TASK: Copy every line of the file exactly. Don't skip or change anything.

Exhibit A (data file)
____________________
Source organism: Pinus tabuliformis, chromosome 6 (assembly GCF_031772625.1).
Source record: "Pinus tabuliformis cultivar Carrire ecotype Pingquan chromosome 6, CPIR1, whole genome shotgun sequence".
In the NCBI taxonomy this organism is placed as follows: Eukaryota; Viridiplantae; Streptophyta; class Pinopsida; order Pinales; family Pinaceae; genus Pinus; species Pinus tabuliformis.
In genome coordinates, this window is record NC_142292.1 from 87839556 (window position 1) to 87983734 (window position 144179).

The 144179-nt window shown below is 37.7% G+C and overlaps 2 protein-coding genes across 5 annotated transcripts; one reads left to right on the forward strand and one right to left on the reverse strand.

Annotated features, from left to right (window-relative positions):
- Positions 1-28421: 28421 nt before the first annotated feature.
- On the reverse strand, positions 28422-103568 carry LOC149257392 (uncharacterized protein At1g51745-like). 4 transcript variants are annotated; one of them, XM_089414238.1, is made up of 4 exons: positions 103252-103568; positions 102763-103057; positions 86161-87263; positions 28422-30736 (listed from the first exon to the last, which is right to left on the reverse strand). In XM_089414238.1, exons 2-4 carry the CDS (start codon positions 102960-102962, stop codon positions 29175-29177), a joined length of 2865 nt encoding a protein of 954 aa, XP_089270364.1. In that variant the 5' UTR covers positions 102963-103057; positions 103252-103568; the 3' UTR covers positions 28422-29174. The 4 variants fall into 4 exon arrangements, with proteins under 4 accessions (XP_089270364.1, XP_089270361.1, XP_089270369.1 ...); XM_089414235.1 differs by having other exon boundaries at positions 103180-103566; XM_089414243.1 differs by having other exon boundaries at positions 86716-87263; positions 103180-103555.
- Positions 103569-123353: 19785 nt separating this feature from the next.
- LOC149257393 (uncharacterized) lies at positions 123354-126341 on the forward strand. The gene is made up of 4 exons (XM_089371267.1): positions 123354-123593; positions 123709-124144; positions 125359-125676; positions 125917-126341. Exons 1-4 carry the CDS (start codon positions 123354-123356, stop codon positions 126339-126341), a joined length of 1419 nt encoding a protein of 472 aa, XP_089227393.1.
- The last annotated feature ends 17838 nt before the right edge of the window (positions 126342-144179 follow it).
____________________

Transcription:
Source organism: Pinus tabuliformis, chromosome 6 (assembly GCF_031772625.1).
Source record: "Pinus tabuliformis cultivar Carrire ecotype Pingquan chromosome 6, CPIR1, whole genome shotgun sequence".
In the NCBI taxonomy this organism is placed as follows: Eukaryota; Viridiplantae; Streptophyta; class Pinopsida; order Pinales; family Pinaceae; genus Pinus; species Pinus tabuliformis.
In genome coordinates, this window is record NC_142292.1 from 87839556 (window position 1) to 87983734 (window position 144179).

The 144179-nt window shown below is 37.7% G+C and overlaps 2 protein-coding genes across 5 annotated transcripts; one reads left to right on the forward strand and one right to left on the reverse strand.

Annotated features, from left to right (window-relative positions):
- Positions 1-28421: 28421 nt before the first annotated feature.
- On the reverse strand, positions 28422-103568 carry LOC149257392 (uncharacterized protein At1g51745-like). 4 transcript variants are annotated; one of them, XM_089414238.1, is made up of 4 exons: positions 103252-103568; positions 102763-103057; positions 86161-87263; positions 28422-30736 (listed from the first exon to the last, which is right to left on the reverse strand). In XM_089414238.1, exons 2-4 carry the CDS (start codon positions 102960-102962, stop codon positions 29175-29177), a joined length of 2865 nt encoding a protein of 954 aa, XP_089270364.1. In that variant the 5' UTR covers positions 102963-103057; positions 103252-103568; the 3' UTR covers positions 28422-29174. The 4 variants fall into 4 exon arrangements, with proteins under 4 accessions (XP_089270364.1, XP_089270361.1, XP_089270369.1 ...); XM_089414235.1 differs by having other exon boundaries at positions 103180-103566; XM_089414243.1 differs by having other exon boundaries at positions 86716-87263; positions 103180-103555.
- Positions 103569-123353: 19785 nt separating this feature from the next.
- LOC149257393 (uncharacterized) lies at positions 123354-126341 on the forward strand. The gene is made up of 4 exons (XM_089371267.1): positions 123354-123593; positions 123709-124144; positions 125359-125676; positions 125917-126341. Exons 1-4 carry the CDS (start codon positions 123354-123356, stop codon positions 126339-126341), a joined length of 1419 nt encoding a protein of 472 aa, XP_089227393.1.
- The last annotated feature ends 17838 nt before the right edge of the window (positions 126342-144179 follow it).